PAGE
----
With fewer than two weeks to go, the completion of my Laidlaw summer research project is fast-approaching, and the more than slightly daunting task of drawing conclusions from the past 8 weeks of research is now upon me. Thankfully in that time I have amassed a fair quantity of notes, all hand-written as I somehow never lost the habit, and somewhere in there I hope to find the interesting and original insights that will make my efforts, and the Laidlaw programmes generous support, all worthwhile.
Attempting to understand the complex relationship of France’s far-right political party the Front National, to the country’s intrinsic, foundational, and undeniably unique conception of secularism or laïcité, has been interesting, and at times involved tackling many more questions than those I originally sought to deal with. Beyond the shocking headlines and video clips of French police forcing Muslim women to remove their veil on sunny southern beaches, and of town mayors (not exclusively from the Front National) defending such actions, there are actually far-deeper issues at play which elude the simple labels of racism and discrimination, albeit that such intolerance exists in France as much as it does elsewhere.
Perhaps unsurprisingly, the most rewarding and academically fruitful aspect of my summer research project was undoubtedly the two weeks I spent conducting interviews in France at the end of June. I spoke to a broad range of people, Front National party members, and elected politicians of course, but also representatives of activist groups and government officials. While I did hear views I personally would describe as racist and Islamophobic, what I heard a lot more of was a sense of apprehension about the future, and a legitimate opposition to globalisation, multiculturalism, and a direction of modernity which many saw as threatening to their identity.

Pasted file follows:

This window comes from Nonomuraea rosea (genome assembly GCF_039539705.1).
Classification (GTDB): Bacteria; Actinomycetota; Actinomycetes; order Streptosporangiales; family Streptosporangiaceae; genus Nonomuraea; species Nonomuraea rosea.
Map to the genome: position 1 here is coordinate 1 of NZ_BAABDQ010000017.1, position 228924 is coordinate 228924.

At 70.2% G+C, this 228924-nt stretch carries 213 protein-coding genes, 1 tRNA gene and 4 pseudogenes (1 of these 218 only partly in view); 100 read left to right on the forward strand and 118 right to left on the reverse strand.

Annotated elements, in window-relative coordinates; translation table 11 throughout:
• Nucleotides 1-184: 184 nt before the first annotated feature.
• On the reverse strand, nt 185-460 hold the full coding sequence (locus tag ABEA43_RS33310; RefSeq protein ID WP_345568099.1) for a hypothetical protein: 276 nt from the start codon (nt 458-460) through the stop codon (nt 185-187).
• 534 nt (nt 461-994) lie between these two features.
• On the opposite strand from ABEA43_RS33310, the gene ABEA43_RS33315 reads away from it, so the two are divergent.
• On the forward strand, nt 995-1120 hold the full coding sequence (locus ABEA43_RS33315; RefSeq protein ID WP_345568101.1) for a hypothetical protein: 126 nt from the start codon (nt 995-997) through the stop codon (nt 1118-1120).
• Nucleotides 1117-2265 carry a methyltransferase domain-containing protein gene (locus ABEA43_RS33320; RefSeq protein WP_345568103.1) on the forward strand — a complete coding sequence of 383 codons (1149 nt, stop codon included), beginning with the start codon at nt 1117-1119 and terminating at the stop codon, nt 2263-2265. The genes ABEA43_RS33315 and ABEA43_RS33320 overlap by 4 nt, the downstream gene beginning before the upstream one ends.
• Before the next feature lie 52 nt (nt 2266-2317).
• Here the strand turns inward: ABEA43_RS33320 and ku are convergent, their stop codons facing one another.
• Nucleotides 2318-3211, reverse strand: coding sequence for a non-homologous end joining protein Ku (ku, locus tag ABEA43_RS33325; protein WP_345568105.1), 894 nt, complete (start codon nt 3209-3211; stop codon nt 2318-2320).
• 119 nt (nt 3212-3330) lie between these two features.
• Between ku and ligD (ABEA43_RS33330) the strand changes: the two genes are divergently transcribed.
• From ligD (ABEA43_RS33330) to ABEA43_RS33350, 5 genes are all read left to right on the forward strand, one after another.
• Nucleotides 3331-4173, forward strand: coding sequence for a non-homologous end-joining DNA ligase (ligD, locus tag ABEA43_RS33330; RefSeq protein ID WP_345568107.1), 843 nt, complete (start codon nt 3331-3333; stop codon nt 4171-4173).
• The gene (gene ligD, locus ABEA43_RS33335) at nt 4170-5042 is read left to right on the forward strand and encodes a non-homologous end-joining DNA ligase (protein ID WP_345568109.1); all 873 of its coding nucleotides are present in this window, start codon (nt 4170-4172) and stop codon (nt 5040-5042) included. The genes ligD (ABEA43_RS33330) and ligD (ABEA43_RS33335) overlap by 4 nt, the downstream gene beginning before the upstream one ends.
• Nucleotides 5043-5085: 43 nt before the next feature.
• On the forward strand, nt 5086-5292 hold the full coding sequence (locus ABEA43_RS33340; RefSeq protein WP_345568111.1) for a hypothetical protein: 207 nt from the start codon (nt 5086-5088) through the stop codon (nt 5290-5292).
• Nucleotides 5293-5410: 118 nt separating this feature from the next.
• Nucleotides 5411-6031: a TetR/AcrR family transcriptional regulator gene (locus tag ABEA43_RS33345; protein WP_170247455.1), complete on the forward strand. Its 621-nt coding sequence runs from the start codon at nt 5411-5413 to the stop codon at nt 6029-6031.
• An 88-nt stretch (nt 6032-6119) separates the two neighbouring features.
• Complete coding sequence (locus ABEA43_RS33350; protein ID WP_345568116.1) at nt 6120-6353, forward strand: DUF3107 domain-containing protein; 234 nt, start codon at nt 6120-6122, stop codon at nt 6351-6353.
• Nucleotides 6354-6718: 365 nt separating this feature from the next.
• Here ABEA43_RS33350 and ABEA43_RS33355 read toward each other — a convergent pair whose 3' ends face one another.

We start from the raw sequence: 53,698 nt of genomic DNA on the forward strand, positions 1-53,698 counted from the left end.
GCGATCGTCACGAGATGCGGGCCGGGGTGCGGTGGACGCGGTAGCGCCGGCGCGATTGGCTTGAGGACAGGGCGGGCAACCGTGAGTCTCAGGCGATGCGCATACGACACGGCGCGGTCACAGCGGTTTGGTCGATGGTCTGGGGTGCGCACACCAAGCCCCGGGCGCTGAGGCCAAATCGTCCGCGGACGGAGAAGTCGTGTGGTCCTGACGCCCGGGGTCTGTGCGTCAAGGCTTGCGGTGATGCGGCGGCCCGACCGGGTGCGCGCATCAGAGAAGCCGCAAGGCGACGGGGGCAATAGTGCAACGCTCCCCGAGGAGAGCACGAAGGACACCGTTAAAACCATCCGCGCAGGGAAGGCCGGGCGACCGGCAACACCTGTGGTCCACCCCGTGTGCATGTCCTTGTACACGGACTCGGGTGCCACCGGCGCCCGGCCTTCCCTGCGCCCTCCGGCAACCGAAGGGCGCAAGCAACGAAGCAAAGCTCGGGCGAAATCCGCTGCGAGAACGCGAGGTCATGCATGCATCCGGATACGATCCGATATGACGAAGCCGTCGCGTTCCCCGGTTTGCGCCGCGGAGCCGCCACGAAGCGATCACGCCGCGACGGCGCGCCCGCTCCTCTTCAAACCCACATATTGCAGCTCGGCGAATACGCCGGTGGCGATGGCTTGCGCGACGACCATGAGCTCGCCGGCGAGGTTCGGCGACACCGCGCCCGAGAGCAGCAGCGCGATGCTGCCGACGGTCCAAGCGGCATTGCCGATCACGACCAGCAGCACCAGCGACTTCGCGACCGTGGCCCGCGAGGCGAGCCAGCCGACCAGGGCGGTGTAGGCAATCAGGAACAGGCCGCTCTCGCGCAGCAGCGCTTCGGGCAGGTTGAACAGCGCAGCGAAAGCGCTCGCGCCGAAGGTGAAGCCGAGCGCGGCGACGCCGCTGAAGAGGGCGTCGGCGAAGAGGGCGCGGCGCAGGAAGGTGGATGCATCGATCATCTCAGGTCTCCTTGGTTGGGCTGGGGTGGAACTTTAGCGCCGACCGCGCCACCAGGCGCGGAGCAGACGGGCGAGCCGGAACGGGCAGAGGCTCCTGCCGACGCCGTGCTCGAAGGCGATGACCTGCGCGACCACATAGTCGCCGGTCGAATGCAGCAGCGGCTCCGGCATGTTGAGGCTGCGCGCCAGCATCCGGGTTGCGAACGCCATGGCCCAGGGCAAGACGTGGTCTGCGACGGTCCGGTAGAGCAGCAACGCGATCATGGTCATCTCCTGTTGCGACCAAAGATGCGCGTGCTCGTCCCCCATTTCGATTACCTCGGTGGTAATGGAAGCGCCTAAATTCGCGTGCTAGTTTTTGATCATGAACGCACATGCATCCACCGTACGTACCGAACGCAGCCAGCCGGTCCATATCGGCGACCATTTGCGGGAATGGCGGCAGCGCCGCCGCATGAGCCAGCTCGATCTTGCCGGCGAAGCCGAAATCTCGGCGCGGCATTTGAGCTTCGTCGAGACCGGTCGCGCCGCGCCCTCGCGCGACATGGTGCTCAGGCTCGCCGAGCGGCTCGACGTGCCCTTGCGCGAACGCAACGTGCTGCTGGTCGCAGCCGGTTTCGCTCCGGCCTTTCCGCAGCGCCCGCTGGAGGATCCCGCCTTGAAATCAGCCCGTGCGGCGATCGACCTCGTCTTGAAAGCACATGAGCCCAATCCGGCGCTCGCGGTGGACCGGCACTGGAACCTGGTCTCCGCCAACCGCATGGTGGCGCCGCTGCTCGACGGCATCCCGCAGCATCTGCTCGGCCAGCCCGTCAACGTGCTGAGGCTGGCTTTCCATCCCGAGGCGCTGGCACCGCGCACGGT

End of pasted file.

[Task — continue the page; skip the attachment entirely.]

One interview in particular stands out in my head. On the 19th of June, I spoke to a farmer turned FN regional councillor in the small village of Châteaurenard, not too far from Marseille, who had joined the Front National after a proposed free trade deal with Morocco which would see his produce being undercut by agricultural imports from North-Africa. He saw globalisation as threatening to his livelihood, and the Front National as the only party which would defend local interests against global market forces. While many of us may question how he chose to fight his campaign, few would fail to understand his concerns.
As such, in the debate around the Front National, and laïcité, globalisation inevitably emerges, as does immigration, integration, terrorism, colonial history, political history, and a range of contemporary social issues. I would say that attempting to chart a course through this complex web of often very sensitive subjects, and while taking their relevance into account, remaining focused on the question at hand, has been a particular challenge of my project. Deciding which avenues of research to pursue, and which to leave aside as an inevitable consequence of the time constraints of a ten-week project has thus been an important learning curve from my time as a Laidlaw intern, and will no doubt be important experience for any time-sensitive projects I may undertake in the future.